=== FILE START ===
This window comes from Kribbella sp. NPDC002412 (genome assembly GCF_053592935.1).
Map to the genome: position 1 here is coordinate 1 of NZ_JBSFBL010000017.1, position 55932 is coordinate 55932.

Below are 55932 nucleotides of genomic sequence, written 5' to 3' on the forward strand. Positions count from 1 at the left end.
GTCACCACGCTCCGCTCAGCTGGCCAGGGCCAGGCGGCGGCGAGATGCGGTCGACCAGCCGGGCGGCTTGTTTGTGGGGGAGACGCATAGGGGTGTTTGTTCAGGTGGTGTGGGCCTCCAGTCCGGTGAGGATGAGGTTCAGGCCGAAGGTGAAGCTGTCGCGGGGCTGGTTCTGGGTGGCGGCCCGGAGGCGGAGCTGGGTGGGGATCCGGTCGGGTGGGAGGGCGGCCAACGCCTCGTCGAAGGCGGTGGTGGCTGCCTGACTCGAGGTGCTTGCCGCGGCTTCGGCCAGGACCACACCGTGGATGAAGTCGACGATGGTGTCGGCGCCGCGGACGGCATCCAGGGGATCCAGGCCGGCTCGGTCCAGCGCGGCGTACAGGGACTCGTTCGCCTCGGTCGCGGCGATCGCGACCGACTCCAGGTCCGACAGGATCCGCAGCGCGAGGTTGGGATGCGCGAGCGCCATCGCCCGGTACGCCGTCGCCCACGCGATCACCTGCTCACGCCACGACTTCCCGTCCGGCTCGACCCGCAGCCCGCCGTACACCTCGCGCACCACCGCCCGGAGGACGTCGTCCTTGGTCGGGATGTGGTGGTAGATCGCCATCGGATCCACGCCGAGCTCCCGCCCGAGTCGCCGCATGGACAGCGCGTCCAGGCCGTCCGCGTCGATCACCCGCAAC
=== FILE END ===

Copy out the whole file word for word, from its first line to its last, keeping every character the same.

This window comes from Kribbella sp. NPDC002412 (genome assembly GCF_053592935.1).
Map to the genome: position 1 here is coordinate 1 of NZ_JBSFBL010000017.1, position 55932 is coordinate 55932.

Below are 55932 nucleotides of genomic sequence, written 5' to 3' on the forward strand. Positions count from 1 at the left end.
GTCACCACGCTCCGCTCAGCTGGCCAGGGCCAGGCGGCGGCGAGATGCGGTCGACCAGCCGGGCGGCTTGTTTGTGGGGGAGACGCATAGGGGTGTTTGTTCAGGTGGTGTGGGCCTCCAGTCCGGTGAGGATGAGGTTCAGGCCGAAGGTGAAGCTGTCGCGGGGCTGGTTCTGGGTGGCGGCCCGGAGGCGGAGCTGGGTGGGGATCCGGTCGGGTGGGAGGGCGGCCAACGCCTCGTCGAAGGCGGTGGTGGCTGCCTGACTCGAGGTGCTTGCCGCGGCTTCGGCCAGGACCACACCGTGGATGAAGTCGACGATGGTGTCGGCGCCGCGGACGGCATCCAGGGGATCCAGGCCGGCTCGGTCCAGCGCGGCGTACAGGGACTCGTTCGCCTCGGTCGCGGCGATCGCGACCGACTCCAGGTCCGACAGGATCCGCAGCGCGAGGTTGGGATGCGCGAGCGCCATCGCCCGGTACGCCGTCGCCCACGCGATCACCTGCTCACGCCACGACTTCCCGTCCGGCTCGACCCGCAGCCCGCCGTACACCTCGCGCACCACCGCCCGGAGGACGTCGTCCTTGGTCGGGATGTGGTGGTAGATCGCCATCGGATCCACGCCGAGCTCCCGCCCGAGTCGCCGCATGGACAGCGCGTCCAGGCCGTCCGCGTCGATCACCCGCAAC